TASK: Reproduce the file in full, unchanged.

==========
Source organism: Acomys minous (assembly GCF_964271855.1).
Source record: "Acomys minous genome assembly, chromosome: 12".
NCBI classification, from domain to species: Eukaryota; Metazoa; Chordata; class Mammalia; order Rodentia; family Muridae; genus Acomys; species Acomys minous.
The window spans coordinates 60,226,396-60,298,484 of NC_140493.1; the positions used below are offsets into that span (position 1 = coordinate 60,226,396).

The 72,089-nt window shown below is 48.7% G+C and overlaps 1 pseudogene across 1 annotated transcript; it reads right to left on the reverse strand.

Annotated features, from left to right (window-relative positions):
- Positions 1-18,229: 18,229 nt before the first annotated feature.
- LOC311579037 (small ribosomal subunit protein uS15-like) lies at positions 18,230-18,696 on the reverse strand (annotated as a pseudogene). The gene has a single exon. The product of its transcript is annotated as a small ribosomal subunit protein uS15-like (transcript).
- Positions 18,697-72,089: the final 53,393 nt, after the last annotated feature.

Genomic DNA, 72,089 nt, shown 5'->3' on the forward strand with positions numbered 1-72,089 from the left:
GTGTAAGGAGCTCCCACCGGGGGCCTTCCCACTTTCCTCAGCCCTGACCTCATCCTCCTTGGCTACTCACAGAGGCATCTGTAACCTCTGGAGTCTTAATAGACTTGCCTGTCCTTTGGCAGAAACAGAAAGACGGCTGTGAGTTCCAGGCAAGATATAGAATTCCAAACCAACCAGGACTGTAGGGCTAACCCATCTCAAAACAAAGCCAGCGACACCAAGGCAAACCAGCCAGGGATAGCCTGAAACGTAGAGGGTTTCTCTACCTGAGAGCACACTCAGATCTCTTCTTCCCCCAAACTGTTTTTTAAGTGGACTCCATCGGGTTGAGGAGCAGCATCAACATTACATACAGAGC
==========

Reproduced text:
Source organism: Acomys minous (assembly GCF_964271855.1).
Source record: "Acomys minous genome assembly, chromosome: 12".
NCBI classification, from domain to species: Eukaryota; Metazoa; Chordata; class Mammalia; order Rodentia; family Muridae; genus Acomys; species Acomys minous.
The window spans coordinates 60,226,396-60,298,484 of NC_140493.1; the positions used below are offsets into that span (position 1 = coordinate 60,226,396).

The 72,089-nt window shown below is 48.7% G+C and overlaps 1 pseudogene across 1 annotated transcript; it reads right to left on the reverse strand.

Annotated features, from left to right (window-relative positions):
- Positions 1-18,229: 18,229 nt before the first annotated feature.
- LOC311579037 (small ribosomal subunit protein uS15-like) lies at positions 18,230-18,696 on the reverse strand (annotated as a pseudogene). The gene has a single exon. The product of its transcript is annotated as a small ribosomal subunit protein uS15-like (transcript).
- Positions 18,697-72,089: the final 53,393 nt, after the last annotated feature.

Genomic DNA, 72,089 nt, shown 5'->3' on the forward strand with positions numbered 1-72,089 from the left:
GTGTAAGGAGCTCCCACCGGGGGCCTTCCCACTTTCCTCAGCCCTGACCTCATCCTCCTTGGCTACTCACAGAGGCATCTGTAACCTCTGGAGTCTTAATAGACTTGCCTGTCCTTTGGCAGAAACAGAAAGACGGCTGTGAGTTCCAGGCAAGATATAGAATTCCAAACCAACCAGGACTGTAGGGCTAACCCATCTCAAAACAAAGCCAGCGACACCAAGGCAAACCAGCCAGGGATAGCCTGAAACGTAGAGGGTTTCTCTACCTGAGAGCACACTCAGATCTCTTCTTCCCCCAAACTGTTTTTTAAGTGGACTCCATCGGGTTGAGGAGCAGCATCAACATTACATACAGAGC